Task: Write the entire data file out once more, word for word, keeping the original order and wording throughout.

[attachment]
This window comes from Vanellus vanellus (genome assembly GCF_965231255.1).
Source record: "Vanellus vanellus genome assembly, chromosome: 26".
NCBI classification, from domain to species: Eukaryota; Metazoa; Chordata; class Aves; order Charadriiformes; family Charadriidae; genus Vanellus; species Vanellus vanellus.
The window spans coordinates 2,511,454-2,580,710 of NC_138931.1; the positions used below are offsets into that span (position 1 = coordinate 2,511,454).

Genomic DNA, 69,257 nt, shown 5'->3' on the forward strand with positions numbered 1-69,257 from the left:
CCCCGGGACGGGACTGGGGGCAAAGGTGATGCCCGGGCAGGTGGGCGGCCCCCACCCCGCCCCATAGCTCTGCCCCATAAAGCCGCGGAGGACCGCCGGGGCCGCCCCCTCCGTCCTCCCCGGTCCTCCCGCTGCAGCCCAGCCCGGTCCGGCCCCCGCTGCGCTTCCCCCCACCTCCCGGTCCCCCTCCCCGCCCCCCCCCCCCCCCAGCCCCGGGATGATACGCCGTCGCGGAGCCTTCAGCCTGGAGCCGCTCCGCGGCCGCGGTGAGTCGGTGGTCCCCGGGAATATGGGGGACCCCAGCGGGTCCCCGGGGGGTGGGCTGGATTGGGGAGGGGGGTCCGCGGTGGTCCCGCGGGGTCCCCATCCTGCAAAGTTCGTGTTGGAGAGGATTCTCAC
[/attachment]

This window comes from Vanellus vanellus (genome assembly GCF_965231255.1).
Source record: "Vanellus vanellus genome assembly, chromosome: 26".
NCBI classification, from domain to species: Eukaryota; Metazoa; Chordata; class Aves; order Charadriiformes; family Charadriidae; genus Vanellus; species Vanellus vanellus.
The window spans coordinates 2,511,454-2,580,710 of NC_138931.1; the positions used below are offsets into that span (position 1 = coordinate 2,511,454).

Genomic DNA, 69,257 nt, shown 5'->3' on the forward strand with positions numbered 1-69,257 from the left:
CCCCGGGACGGGACTGGGGGCAAAGGTGATGCCCGGGCAGGTGGGCGGCCCCCACCCCGCCCCATAGCTCTGCCCCATAAAGCCGCGGAGGACCGCCGGGGCCGCCCCCTCCGTCCTCCCCGGTCCTCCCGCTGCAGCCCAGCCCGGTCCGGCCCCCGCTGCGCTTCCCCCCACCTCCCGGTCCCCCTCCCCGCCCCCCCCCCCCCCCAGCCCCGGGATGATACGCCGTCGCGGAGCCTTCAGCCTGGAGCCGCTCCGCGGCCGCGGTGAGTCGGTGGTCCCCGGGAATATGGGGGACCCCAGCGGGTCCCCGGGGGGTGGGCTGGATTGGGGAGGGGGGTCCGCGGTGGTCCCGCGGGGTCCCCATCCTGCAAAGTTCGTGTTGGAGAGGATTCTCAC